Acronym Master Black Belt

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    Yet basics in the dojang usually drill rear leg side kicks, not the lead one. It's good for a personal challenge to be great at them but not much else.
     
  13. Jaeimseu

    Jaeimseu 2nd Black Belt

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    I think this may differ from dojang to dojang. We don’t drill them all that often at my school.


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  14. Acronym

    Acronym Master Black Belt

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    Side kicks in patterns are rear leg....
     
  15. Jaeimseu

    Jaeimseu 2nd Black Belt

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    True, but patterns/forms/poomsae isn’t the basis of our program. It’s a part, certainly, but we don’t spend the majority of training time on it.


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  16. Acronym

    Acronym Master Black Belt

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    So what is the basis - sparring?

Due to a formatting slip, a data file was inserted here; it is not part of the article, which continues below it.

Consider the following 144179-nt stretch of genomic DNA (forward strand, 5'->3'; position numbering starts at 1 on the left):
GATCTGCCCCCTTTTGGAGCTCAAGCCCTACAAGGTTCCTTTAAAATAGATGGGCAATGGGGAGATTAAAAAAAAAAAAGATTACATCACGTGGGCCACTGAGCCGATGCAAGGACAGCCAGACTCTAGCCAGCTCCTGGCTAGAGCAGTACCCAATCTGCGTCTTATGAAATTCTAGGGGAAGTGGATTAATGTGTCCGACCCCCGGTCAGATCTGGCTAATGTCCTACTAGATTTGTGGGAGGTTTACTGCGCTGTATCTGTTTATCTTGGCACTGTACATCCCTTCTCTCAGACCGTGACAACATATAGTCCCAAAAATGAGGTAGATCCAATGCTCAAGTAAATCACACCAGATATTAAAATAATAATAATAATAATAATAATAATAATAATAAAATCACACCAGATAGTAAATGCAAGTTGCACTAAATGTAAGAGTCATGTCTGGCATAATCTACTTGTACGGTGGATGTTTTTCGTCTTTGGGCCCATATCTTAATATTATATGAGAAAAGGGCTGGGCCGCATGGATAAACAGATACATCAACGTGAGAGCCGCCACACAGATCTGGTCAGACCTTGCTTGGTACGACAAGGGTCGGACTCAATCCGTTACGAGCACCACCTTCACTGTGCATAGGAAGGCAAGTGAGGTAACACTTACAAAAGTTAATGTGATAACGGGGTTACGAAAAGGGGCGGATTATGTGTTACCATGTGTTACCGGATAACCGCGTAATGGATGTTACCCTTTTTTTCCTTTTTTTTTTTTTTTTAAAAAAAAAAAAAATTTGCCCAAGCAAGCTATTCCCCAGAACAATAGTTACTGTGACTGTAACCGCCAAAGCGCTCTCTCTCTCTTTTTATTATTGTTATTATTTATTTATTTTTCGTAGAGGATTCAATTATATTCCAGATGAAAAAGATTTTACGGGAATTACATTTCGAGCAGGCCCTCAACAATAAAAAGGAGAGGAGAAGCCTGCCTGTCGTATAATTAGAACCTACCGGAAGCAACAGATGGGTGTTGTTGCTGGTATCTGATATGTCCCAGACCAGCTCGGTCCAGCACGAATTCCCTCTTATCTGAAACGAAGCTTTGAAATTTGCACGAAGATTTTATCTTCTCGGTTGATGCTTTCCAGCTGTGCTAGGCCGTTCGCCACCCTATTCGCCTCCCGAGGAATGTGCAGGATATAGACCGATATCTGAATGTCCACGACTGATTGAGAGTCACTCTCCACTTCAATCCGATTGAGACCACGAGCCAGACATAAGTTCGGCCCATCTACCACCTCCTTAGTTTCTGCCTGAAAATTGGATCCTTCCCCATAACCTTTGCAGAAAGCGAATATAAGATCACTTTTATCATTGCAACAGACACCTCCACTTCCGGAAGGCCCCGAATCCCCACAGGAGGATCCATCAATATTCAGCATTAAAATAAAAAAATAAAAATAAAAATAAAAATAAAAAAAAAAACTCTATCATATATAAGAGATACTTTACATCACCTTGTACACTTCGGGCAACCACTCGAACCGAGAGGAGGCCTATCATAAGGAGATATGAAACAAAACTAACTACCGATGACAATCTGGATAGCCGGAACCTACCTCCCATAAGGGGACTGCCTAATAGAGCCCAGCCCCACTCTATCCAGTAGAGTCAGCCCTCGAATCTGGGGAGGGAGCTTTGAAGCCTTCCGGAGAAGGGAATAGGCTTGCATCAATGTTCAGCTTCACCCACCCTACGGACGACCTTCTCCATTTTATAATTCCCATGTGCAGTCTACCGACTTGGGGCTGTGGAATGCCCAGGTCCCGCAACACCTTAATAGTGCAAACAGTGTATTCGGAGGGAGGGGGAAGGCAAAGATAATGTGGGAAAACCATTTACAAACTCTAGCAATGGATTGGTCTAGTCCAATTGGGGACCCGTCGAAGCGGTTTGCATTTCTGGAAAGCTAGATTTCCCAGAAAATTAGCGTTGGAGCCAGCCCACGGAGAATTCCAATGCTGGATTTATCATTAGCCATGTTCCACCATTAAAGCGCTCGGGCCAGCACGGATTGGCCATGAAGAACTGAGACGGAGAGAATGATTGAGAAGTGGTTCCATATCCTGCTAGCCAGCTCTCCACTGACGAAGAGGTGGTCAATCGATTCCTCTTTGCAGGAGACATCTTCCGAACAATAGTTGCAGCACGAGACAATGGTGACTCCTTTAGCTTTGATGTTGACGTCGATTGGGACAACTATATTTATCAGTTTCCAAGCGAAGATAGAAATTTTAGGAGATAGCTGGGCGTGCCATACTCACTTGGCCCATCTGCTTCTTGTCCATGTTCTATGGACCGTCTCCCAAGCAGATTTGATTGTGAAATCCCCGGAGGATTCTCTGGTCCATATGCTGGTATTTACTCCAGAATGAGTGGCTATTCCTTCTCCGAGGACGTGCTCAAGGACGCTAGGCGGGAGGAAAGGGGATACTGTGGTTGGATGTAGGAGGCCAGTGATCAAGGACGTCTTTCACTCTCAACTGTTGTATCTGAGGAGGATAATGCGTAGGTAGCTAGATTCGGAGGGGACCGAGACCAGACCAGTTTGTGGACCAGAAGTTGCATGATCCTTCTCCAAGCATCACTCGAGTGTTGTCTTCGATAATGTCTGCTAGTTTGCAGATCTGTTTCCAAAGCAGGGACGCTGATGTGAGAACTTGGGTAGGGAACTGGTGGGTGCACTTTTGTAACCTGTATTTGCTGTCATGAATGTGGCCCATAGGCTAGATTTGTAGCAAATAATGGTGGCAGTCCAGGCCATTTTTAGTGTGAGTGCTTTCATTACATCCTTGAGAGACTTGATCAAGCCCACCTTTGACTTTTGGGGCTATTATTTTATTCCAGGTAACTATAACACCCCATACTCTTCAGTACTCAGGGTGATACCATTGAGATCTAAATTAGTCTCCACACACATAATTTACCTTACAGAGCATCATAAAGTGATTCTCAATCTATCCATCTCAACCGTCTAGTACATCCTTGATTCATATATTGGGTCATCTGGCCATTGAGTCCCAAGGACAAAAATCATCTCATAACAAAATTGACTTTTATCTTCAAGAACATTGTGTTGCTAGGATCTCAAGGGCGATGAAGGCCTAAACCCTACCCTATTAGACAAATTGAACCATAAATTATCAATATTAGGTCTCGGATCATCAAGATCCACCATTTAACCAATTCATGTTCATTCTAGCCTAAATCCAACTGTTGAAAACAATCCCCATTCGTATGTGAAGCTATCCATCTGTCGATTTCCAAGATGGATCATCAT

17. gpseymour

    gpseymour MT Moderator Staff Member

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    I was mostly talking about the discussion of turning vs. side kicks. My training includes a very small number of kicks, and a lot of what the "kickers" on here talk about is very over my head.
     
  18. dvcochran

    dvcochran Grandmaster

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    Then it would not be a side kick. The two kicks use different muscle groups and body posture/rotation.
     
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  19. dvcochran

    dvcochran Grandmaster

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    And I would add, how many times do you really get to do a 'perfect' rear leg roundhouse kick when sparring? More often than not there is some degree of off balance. Something a person has to train to learn how to adjust for.
     
  20. dvcochran

    dvcochran Grandmaster

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    My personal favorite and most efficient use of a rear leg side kick is when I catch an opponent taking cross step when my shoulders are open to them. Easy pickings for a near side head shot.
    We also work a variant where you fake a spin and follow through with the rear leg if they slide back instead of step back. You have a lot of momentum working in your favor.123